Dough strengthener: Bread, rolls.
Potassium iodate is sometimes used as a dough strengthener in bread and rolls. Some bakers may switch to this ingredient when they stop using its chemical cousin potassium bromate, which poses a small cancer risk. However, potassium iodate, too, is not well tested and may also pose a slight cancer risk. It conceivably could lead to excessive iodine intake.
Potassium iodate is a source of iodine, an essential trace element, necessary for the body to make thyroid hormones. That’s the good news. But too little or too much iodine can be harmful. A committee of the World Health Organization concluded that use of potassium iodate as a flour treatment agent was unacceptable because it could result in an excessive intake of iodine. At the same time, the committee endorsed the use of potassium iodate to fortify salt, since use in salt results in a lower intake of iodine than widespread use in bread and rolls and is used to prevent iodine deficiency disorders such as goiter and mental retardation, to name a few.
In the United States, potassium iodide, not potassium iodate, is used in iodized salt, but in other countries, especially tropical countries, potassium iodate is favored because it is more stable in warm, humid conditions. Iodized salt has virtually eliminated iodine deficiency in the United States, Canada, and several other countries.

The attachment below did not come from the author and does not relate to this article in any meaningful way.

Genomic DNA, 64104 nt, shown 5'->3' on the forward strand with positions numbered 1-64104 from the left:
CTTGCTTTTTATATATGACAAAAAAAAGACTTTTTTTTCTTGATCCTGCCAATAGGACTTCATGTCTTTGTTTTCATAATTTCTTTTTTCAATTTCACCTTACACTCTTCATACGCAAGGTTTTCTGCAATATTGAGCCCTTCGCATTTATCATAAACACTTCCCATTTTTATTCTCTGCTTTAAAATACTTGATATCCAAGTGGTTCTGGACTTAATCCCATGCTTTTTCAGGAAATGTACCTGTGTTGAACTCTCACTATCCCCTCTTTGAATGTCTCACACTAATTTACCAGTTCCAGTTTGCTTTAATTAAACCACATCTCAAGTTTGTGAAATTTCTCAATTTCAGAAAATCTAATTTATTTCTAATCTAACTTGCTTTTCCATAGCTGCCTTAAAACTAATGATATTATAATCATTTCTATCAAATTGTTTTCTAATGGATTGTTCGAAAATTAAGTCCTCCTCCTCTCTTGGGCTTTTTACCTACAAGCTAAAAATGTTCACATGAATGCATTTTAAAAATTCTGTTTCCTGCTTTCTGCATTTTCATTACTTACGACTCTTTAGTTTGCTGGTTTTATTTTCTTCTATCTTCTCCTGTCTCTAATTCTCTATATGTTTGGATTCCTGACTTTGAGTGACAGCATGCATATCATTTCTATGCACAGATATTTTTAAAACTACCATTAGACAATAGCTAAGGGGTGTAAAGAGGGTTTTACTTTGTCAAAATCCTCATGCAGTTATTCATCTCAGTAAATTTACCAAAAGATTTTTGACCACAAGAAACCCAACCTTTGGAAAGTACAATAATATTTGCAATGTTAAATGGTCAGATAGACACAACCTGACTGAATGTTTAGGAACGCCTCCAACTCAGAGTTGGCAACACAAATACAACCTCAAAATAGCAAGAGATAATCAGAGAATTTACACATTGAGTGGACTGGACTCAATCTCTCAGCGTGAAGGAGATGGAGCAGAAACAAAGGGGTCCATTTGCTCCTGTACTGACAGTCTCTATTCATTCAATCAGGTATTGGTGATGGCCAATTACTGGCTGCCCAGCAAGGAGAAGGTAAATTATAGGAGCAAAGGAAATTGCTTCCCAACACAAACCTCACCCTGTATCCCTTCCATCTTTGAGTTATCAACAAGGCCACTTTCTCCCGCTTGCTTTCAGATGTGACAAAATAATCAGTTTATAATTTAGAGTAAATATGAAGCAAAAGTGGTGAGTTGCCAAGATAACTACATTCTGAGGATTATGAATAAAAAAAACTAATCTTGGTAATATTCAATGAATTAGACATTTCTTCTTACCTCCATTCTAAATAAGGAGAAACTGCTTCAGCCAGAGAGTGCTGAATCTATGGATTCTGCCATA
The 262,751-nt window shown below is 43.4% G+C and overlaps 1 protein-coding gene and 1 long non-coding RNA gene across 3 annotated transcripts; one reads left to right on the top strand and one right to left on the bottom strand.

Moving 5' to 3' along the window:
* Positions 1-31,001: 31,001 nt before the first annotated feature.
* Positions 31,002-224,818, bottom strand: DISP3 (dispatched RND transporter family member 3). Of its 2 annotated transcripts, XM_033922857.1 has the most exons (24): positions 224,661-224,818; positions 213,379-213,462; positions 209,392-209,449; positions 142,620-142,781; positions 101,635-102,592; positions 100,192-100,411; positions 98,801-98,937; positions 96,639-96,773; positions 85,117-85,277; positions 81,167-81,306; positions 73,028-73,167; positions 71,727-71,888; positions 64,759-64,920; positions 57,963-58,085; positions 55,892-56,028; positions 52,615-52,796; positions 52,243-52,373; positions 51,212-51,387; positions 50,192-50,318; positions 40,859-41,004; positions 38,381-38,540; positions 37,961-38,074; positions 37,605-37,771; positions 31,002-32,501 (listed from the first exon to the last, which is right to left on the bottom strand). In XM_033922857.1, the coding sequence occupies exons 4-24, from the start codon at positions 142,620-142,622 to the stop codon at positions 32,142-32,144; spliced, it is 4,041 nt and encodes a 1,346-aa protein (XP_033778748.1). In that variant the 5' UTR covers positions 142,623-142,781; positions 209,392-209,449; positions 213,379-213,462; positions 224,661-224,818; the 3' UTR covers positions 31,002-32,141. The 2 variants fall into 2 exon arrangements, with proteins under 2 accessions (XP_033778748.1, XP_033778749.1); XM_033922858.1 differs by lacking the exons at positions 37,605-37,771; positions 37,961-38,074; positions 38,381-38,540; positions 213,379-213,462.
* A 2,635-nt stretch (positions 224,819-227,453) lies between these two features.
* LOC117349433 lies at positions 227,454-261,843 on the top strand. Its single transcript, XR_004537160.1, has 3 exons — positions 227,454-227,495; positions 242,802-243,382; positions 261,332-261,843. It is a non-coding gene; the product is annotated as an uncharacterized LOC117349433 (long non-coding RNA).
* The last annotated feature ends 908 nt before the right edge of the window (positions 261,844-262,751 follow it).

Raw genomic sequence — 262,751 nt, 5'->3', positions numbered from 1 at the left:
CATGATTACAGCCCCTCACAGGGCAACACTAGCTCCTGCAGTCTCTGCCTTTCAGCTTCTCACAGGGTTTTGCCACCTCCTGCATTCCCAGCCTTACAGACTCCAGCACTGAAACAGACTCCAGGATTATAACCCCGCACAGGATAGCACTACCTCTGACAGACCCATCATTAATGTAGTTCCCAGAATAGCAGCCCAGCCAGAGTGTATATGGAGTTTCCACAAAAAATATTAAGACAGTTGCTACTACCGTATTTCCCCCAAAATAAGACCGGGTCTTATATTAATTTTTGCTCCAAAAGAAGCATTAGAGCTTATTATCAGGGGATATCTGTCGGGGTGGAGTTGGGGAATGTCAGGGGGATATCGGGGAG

Some people, such as those with thyroid disease, are especially sensitive to iodine intake and should make a special effort to avoid potassium iodate in bread and rolls. One other possible concern is that iodate breaks down in dough and in the body to form iodide. In a study conducted by Japanese government scientists, high doses of potassium iodide caused cancer in rats, suggesting it may be a weak carcinogen. The same research found that it also increased the potency of a known carcinogen.
As a sidelight, both potassium iodate and potassium iodide can also be used to prevent damage to the thyroid in the event of an accident at a nuclear reactor, although the iodide form is generally recommended.
Bottom line: Potassium iodate is not widely used in baked goods, and any risk is small. Still, it may be worth choosing baked goods without this ill-tested additive, and bakers should stop using it.